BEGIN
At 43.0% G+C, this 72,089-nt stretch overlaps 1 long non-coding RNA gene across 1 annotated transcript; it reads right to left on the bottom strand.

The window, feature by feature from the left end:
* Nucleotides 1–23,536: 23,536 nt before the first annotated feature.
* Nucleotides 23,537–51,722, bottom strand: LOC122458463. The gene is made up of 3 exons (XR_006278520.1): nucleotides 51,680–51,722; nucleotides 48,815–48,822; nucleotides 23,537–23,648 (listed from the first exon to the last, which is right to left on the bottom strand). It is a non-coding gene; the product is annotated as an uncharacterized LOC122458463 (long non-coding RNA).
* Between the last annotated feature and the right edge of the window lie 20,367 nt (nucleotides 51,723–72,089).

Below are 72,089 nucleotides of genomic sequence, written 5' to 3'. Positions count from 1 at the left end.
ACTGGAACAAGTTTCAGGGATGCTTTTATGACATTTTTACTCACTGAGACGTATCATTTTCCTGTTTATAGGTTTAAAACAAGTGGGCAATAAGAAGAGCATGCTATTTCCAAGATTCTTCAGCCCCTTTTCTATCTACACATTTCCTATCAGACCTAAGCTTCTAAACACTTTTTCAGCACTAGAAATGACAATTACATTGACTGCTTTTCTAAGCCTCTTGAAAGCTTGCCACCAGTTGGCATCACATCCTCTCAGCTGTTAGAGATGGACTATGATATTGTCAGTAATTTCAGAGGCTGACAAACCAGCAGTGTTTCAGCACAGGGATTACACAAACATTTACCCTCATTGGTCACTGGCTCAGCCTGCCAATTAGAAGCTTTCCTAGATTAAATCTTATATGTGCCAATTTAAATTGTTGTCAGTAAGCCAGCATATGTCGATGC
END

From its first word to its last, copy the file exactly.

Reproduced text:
At 43.0% G+C, this 72,089-nt stretch overlaps 1 long non-coding RNA gene across 1 annotated transcript; it reads right to left on the bottom strand.

The window, feature by feature from the left end:
* Nucleotides 1–23,536: 23,536 nt before the first annotated feature.
* Nucleotides 23,537–51,722, bottom strand: LOC122458463. The gene is made up of 3 exons (XR_006278520.1): nucleotides 51,680–51,722; nucleotides 48,815–48,822; nucleotides 23,537–23,648 (listed from the first exon to the last, which is right to left on the bottom strand). It is a non-coding gene; the product is annotated as an uncharacterized LOC122458463 (long non-coding RNA).
* Between the last annotated feature and the right edge of the window lie 20,367 nt (nucleotides 51,723–72,089).

Below are 72,089 nucleotides of genomic sequence, written 5' to 3'. Positions count from 1 at the left end.
ACTGGAACAAGTTTCAGGGATGCTTTTATGACATTTTTACTCACTGAGACGTATCATTTTCCTGTTTATAGGTTTAAAACAAGTGGGCAATAAGAAGAGCATGCTATTTCCAAGATTCTTCAGCCCCTTTTCTATCTACACATTTCCTATCAGACCTAAGCTTCTAAACACTTTTTCAGCACTAGAAATGACAATTACATTGACTGCTTTTCTAAGCCTCTTGAAAGCTTGCCACCAGTTGGCATCACATCCTCTCAGCTGTTAGAGATGGACTATGATATTGTCAGTAATTTCAGAGGCTGACAAACCAGCAGTGTTTCAGCACAGGGATTACACAAACATTTACCCTCATTGGTCACTGGCTCAGCCTGCCAATTAGAAGCTTTCCTAGATTAAATCTTATATGTGCCAATTTAAATTGTTGTCAGTAAGCCAGCATATGTCGATGC